Here you are looking for diversity of thought and perspective – people who have applied vastly different “patterns” to similar problems. It’s the only way you can go from answering relatively simple questions (“Are we making the right product for the customer?”) to even more critical and potentially transformative questions (“Do we actually understand the right customer?”).

As new ideas emerge, design thinking helps you identify and refine your hypotheses so they can be tested and ultimately validated as the best answer for now† In today’s never-normal environment, it’s not about the long-term solution; it involves a flexible flow of responses that, when linked together, ensure long-term success.

Tap people for your team for their deep and broad demonstrable experience with experiments, who have previously overcome barriers or stumbling blocks. Their experience and intuition will be valuable and hopefully complement yours on your journey to arrive at the best solution.

Related: How a Diverse Team Brings More Creativity and Engagement to Your Business

Can you embrace ambiguity?

Today’s entrepreneurs need the resilience of yesterday’s telemarketers. You need to know in advance that your life will be dominated by “structured” learning by failure”, which ultimately leads to success. If you don’t see failure as learning, you won’t be around long enough to succeed.

The days of scheduling schedules are long gone, be it annually or quarterly. In today’s business environment, entrepreneurs must constantly iterate. Fortunately, design thinking can help people who risk starting something from scratch to make decisions with incomplete facts and data at their disposal.

If you wait to find the “perfect” solution, you will never get the answer and your business will never evolve. That’s why it’s so important to work with a diverse group of teammates to reveal a wider range of pivot options. With a diverse team, you’re better able to maximize the data you have and then see your options from all angles.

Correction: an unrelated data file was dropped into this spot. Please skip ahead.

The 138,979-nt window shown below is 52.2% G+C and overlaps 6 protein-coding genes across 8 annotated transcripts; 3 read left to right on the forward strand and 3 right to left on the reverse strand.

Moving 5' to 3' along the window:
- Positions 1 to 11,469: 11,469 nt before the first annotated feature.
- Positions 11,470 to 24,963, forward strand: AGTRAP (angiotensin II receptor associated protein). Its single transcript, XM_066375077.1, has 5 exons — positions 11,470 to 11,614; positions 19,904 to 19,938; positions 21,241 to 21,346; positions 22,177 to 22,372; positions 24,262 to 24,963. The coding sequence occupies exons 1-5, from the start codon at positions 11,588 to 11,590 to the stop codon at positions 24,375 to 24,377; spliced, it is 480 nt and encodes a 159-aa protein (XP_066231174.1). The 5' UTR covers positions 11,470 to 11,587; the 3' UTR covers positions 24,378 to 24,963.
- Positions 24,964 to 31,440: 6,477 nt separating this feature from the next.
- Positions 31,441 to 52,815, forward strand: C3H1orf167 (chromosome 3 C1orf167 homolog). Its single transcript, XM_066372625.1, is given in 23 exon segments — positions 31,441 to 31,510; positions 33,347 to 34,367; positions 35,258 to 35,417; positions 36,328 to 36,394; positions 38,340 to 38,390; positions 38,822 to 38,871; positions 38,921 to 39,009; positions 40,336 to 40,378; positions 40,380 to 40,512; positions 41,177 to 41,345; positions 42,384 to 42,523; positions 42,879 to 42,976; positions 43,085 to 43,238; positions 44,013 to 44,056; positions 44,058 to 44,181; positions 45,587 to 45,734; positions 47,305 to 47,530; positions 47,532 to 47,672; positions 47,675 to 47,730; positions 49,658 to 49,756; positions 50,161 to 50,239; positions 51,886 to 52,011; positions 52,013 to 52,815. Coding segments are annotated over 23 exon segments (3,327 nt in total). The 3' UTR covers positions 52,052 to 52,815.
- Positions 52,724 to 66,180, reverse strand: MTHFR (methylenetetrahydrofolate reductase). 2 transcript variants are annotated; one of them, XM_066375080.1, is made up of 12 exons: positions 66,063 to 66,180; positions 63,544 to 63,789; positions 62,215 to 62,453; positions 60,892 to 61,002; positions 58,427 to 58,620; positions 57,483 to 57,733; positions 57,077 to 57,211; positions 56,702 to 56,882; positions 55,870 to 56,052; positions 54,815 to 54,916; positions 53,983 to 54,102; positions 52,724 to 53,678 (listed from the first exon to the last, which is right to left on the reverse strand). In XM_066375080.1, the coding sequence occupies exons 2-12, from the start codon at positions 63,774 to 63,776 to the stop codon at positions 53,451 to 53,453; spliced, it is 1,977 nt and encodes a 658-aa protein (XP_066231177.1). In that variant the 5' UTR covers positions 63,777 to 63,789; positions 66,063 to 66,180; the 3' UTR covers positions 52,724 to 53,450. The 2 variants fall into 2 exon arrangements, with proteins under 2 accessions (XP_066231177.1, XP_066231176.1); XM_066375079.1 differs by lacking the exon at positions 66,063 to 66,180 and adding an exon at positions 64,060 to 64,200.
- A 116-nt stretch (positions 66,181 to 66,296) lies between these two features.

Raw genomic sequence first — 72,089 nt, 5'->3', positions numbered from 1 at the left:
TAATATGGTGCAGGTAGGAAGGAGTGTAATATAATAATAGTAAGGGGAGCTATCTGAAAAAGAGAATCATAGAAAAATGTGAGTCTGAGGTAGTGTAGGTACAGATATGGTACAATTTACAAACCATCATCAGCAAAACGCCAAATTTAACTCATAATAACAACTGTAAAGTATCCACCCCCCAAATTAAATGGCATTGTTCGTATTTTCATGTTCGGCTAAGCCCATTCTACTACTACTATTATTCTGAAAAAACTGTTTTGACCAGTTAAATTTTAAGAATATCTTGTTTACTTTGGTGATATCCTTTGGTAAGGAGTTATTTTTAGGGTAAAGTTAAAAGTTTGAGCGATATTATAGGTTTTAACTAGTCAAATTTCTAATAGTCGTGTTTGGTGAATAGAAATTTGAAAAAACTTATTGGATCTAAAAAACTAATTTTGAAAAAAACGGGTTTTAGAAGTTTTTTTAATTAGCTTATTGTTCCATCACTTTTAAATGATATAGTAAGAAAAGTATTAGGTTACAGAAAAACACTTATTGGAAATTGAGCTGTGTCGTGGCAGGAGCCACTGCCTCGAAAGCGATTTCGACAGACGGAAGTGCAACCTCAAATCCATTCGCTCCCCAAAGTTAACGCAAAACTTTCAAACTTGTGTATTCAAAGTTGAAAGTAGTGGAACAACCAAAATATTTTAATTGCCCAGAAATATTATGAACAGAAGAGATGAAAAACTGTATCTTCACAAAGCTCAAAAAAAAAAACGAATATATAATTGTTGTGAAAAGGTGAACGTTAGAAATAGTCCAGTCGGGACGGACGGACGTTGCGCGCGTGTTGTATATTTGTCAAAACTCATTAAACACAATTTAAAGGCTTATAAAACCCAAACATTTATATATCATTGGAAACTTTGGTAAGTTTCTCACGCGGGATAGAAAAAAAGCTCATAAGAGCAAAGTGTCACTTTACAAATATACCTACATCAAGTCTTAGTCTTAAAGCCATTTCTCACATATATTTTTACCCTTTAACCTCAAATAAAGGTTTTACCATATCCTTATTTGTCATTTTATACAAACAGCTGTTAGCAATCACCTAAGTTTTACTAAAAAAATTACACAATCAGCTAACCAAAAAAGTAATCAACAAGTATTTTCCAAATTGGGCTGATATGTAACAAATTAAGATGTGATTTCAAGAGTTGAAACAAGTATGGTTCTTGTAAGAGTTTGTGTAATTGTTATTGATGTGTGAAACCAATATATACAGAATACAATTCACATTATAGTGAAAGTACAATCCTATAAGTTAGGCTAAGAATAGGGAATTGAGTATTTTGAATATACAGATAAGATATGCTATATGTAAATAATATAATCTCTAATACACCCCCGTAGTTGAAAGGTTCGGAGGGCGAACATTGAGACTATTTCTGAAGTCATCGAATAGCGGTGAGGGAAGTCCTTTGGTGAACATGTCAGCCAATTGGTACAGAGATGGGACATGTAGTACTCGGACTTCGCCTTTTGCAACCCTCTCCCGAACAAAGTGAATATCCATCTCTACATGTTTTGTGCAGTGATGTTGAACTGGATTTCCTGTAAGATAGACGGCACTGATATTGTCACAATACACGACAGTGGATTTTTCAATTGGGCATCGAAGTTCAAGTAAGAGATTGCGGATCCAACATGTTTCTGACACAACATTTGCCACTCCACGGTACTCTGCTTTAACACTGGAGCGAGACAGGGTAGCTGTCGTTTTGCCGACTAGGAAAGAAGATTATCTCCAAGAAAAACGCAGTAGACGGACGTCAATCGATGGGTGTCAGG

Related: Design Thinking Isn’t A Process, It’s A Mindset

Are you willing to ‘present and rebuild, present and rebuild?’

It’s important to have a strong opinion, loosely. Strong opinions help you move forward. Holding them loosely allows you to spin as the facts on the ground change. Design thinking is not a one-off project. You are looking for the right answer for today’s environment; it is unlikely that this will be the correct answer forever. So you have to exercise that agility muscle over and over; apply design thinking time and again by asking and answering the right questions through iterations and experimentation. Times change and your business has to adapt. Design thinking is a surefire way to reduce the chances of being left in the dust.

By broadening your design thinking skills and embedding them into your strategic planning process, you have the tools to redefine the way you work. Only by making sure you ask the right questions can you take on the right challenges and arrive at the right solutions to increase the value you provide to your customers.